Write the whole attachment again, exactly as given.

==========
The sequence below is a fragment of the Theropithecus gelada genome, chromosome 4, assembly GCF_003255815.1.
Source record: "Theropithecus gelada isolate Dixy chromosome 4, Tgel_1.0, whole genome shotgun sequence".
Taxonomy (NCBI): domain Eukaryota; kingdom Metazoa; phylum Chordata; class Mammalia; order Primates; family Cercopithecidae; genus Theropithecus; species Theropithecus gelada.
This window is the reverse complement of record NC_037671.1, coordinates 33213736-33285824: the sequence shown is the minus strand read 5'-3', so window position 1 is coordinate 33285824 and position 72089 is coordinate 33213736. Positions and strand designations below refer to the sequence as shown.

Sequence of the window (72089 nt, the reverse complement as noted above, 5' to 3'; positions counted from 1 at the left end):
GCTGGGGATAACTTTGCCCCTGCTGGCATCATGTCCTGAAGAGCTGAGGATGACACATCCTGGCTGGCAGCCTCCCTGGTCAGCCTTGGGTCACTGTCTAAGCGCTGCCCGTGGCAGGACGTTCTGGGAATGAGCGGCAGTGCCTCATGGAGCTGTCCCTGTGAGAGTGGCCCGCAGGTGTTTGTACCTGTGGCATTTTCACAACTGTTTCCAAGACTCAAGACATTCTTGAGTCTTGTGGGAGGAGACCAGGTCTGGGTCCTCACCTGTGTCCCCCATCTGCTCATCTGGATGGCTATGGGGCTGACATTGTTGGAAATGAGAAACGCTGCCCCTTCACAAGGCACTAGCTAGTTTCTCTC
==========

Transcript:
The sequence below is a fragment of the Theropithecus gelada genome, chromosome 4, assembly GCF_003255815.1.
Source record: "Theropithecus gelada isolate Dixy chromosome 4, Tgel_1.0, whole genome shotgun sequence".
Taxonomy (NCBI): domain Eukaryota; kingdom Metazoa; phylum Chordata; class Mammalia; order Primates; family Cercopithecidae; genus Theropithecus; species Theropithecus gelada.
This window is the reverse complement of record NC_037671.1, coordinates 33213736-33285824: the sequence shown is the minus strand read 5'-3', so window position 1 is coordinate 33285824 and position 72089 is coordinate 33213736. Positions and strand designations below refer to the sequence as shown.

Sequence of the window (72089 nt, the reverse complement as noted above, 5' to 3'; positions counted from 1 at the left end):
GCTGGGGATAACTTTGCCCCTGCTGGCATCATGTCCTGAAGAGCTGAGGATGACACATCCTGGCTGGCAGCCTCCCTGGTCAGCCTTGGGTCACTGTCTAAGCGCTGCCCGTGGCAGGACGTTCTGGGAATGAGCGGCAGTGCCTCATGGAGCTGTCCCTGTGAGAGTGGCCCGCAGGTGTTTGTACCTGTGGCATTTTCACAACTGTTTCCAAGACTCAAGACATTCTTGAGTCTTGTGGGAGGAGACCAGGTCTGGGTCCTCACCTGTGTCCCCCATCTGCTCATCTGGATGGCTATGGGGCTGACATTGTTGGAAATGAGAAACGCTGCCCCTTCACAAGGCACTAGCTAGTTTCTCTC